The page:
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Children’s online privacy to the forefront!

We often talk on this blog about the future of the EU, the age of AI and the way to guard our personal data. The meeting point of all of these discourses is that we want to ensure a safer future, a surefire way forward. But what better way is there going forward than protecting the guarantee of our future: our children?

AI is a powerful tool that can be used in the field of child protection. However, it also poses certain dangers, in particular when it comes to the privacy concerns around children’s data used to train AI systems. Personal information of youngsters must be protected to the highest level possible, as they are unable to make informed decisions due to their age and limited life experience.

There are several international agreements which govern issues of protecting children’s data. Art. 8 of the GDPR in particular, creates certain age ranges within which different types of consent is necessary to process an underage person’s personal data. The processing of the personal data of a child is lawful where the child is at least 16 years old, but Member States of the European Union may provide by law for a lower age for those purposes if such lower age is not below 13 years. A key point in this framework is that processing a child’s personal information is only lawful if and to the extent that consent is given or authorized by the holder of parental responsibility.

In the U.S. the Children’s Online Privacy Protection Act (COPPA) is the piece of legislation, which governs the collection and use of children’s data under the age of 13. The Federal Trade Commission released a notice of proposed rulemaking. The proposed changes included in this document are particularly important to consider in the context of the expanded use of AI in products and services that are child-directed. This new proposal would further limit the ability of companies to condition access to services on monetizing children’s data. There are suggestions such as requiring separate opt-in for targeted advertising, prohibition against conditioning a child’s participation on collection of personal information, limits on nudging kids to stay online and several other limitations on data retention.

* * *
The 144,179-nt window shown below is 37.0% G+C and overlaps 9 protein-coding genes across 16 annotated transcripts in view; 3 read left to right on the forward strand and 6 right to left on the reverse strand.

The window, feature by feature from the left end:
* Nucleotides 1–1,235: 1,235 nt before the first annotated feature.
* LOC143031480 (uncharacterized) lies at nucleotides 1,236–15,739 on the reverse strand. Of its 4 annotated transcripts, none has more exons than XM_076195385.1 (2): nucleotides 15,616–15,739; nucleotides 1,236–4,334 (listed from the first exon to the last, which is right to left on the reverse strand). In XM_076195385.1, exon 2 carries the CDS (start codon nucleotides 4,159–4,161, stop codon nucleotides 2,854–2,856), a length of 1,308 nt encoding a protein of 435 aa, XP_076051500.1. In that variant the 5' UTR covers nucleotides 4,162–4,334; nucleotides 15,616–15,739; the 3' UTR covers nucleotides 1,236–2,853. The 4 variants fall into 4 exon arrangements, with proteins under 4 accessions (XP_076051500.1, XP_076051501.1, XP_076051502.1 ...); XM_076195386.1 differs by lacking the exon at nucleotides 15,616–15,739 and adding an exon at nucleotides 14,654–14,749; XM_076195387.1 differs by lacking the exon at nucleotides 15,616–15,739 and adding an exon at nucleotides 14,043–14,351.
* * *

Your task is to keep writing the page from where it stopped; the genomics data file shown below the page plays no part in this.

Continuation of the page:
There are also measures in the EU that aim to ban AI systems that pose a risk to the safety of children and attempt to save their physical, mental and emotional well-being while they are online.

These new developments are crucial, and will prove to be highly influential in time. The aim is to have one goal in front of us: bringing children’s online privacy to the forefront of our legislative efforts.

Mónika Mercz, JD, is specialized in English legal translation, Junior Researcher at the Public Law Center of Mathias Corvinus Collegium Foundation in Budapest while completing a PhD in Law and Political Sciences at the Károli Gáspár University of the Reformed Church in Budapest, Hungary. Mónika’s past and present research focuses on constitutional identity in EU Member States, with specific focus on essential state functions, data protection aspects of DNA testing, environment protection, children’s rights and Artificial Intelligence.

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